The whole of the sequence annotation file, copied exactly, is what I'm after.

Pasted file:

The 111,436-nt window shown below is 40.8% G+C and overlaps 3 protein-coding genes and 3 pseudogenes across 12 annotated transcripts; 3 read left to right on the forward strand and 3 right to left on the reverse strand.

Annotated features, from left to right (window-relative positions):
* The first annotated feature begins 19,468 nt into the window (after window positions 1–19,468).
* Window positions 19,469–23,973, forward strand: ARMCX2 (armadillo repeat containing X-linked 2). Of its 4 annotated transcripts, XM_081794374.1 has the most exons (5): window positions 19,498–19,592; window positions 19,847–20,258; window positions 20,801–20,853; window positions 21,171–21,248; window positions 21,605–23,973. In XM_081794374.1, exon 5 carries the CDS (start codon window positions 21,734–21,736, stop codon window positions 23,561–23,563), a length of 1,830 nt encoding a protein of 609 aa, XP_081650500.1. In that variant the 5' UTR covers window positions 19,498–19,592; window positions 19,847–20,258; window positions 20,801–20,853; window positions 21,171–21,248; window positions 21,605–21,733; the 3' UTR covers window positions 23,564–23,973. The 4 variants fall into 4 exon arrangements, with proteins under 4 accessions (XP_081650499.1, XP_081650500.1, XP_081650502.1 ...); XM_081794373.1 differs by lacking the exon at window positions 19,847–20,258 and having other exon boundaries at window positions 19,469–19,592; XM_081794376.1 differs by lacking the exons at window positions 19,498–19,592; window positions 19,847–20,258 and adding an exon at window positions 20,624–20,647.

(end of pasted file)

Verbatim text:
The 111,436-nt window shown below is 40.8% G+C and overlaps 3 protein-coding genes and 3 pseudogenes across 12 annotated transcripts; 3 read left to right on the forward strand and 3 right to left on the reverse strand.

Annotated features, from left to right (window-relative positions):
* The first annotated feature begins 19,468 nt into the window (after window positions 1–19,468).
* Window positions 19,469–23,973, forward strand: ARMCX2 (armadillo repeat containing X-linked 2). Of its 4 annotated transcripts, XM_081794374.1 has the most exons (5): window positions 19,498–19,592; window positions 19,847–20,258; window positions 20,801–20,853; window positions 21,171–21,248; window positions 21,605–23,973. In XM_081794374.1, exon 5 carries the CDS (start codon window positions 21,734–21,736, stop codon window positions 23,561–23,563), a length of 1,830 nt encoding a protein of 609 aa, XP_081650500.1. In that variant the 5' UTR covers window positions 19,498–19,592; window positions 19,847–20,258; window positions 20,801–20,853; window positions 21,171–21,248; window positions 21,605–21,733; the 3' UTR covers window positions 23,564–23,973. The 4 variants fall into 4 exon arrangements, with proteins under 4 accessions (XP_081650499.1, XP_081650500.1, XP_081650502.1 ...); XM_081794373.1 differs by lacking the exon at window positions 19,847–20,258 and having other exon boundaries at window positions 19,469–19,592; XM_081794376.1 differs by lacking the exons at window positions 19,498–19,592; window positions 19,847–20,258 and adding an exon at window positions 20,624–20,647.